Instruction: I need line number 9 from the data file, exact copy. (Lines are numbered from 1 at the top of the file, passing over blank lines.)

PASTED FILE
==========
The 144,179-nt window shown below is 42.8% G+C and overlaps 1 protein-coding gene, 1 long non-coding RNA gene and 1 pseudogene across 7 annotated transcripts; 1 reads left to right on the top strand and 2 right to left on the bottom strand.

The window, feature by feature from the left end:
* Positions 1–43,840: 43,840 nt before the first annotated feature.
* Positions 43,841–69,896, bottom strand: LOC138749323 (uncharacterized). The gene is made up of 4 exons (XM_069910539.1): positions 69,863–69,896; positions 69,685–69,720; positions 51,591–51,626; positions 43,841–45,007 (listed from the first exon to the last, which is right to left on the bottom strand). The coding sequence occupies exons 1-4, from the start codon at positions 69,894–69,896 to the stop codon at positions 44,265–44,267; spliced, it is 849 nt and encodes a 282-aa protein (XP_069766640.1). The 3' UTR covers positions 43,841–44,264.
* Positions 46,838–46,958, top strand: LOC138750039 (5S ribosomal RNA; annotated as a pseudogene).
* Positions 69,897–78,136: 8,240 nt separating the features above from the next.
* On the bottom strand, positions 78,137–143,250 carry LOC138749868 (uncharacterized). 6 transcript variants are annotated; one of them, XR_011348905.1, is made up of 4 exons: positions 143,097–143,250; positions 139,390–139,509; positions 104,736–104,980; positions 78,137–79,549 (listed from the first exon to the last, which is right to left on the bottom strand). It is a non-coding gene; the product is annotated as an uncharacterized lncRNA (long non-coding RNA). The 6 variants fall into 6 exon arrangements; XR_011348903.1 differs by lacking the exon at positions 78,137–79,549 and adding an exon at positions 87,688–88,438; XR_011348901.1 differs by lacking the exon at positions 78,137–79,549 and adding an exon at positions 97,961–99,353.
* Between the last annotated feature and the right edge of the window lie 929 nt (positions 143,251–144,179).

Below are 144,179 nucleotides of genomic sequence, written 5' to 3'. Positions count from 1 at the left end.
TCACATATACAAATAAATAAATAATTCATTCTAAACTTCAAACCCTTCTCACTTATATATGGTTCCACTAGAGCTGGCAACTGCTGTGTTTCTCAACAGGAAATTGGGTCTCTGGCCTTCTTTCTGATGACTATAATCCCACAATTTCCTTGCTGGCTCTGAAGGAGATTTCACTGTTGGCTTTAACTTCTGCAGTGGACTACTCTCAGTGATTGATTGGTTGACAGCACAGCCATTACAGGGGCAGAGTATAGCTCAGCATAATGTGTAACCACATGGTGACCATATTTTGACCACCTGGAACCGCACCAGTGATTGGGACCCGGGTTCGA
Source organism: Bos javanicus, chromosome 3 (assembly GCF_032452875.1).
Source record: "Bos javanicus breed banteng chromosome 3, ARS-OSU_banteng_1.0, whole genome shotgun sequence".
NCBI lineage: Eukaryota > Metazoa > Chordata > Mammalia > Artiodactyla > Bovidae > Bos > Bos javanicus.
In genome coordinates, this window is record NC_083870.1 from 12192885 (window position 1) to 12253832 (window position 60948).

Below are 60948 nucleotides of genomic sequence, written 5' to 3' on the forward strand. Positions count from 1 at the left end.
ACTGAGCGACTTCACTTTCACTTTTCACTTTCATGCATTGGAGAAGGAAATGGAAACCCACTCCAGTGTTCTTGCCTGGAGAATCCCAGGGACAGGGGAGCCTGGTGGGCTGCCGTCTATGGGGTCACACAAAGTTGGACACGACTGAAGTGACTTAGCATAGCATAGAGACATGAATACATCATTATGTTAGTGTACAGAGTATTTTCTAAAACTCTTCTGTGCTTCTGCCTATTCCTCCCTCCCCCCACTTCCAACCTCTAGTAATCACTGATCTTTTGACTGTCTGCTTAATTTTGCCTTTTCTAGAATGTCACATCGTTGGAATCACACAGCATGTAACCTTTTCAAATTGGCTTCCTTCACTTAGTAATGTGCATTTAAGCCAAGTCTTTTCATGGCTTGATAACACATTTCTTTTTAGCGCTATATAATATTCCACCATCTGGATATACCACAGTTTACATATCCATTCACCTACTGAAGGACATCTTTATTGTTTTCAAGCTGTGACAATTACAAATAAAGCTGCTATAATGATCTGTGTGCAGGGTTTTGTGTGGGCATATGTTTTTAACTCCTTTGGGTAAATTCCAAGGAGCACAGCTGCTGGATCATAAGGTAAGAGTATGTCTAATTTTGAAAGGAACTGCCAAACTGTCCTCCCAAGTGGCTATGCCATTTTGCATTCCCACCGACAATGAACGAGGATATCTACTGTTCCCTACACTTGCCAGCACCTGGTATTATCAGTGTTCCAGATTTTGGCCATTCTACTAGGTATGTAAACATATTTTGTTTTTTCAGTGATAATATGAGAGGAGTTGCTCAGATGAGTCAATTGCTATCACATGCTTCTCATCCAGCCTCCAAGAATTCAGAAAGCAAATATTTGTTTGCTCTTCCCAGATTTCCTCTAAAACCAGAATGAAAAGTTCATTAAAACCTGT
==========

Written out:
Below are 144,179 nucleotides of genomic sequence, written 5' to 3'. Positions count from 1 at the left end.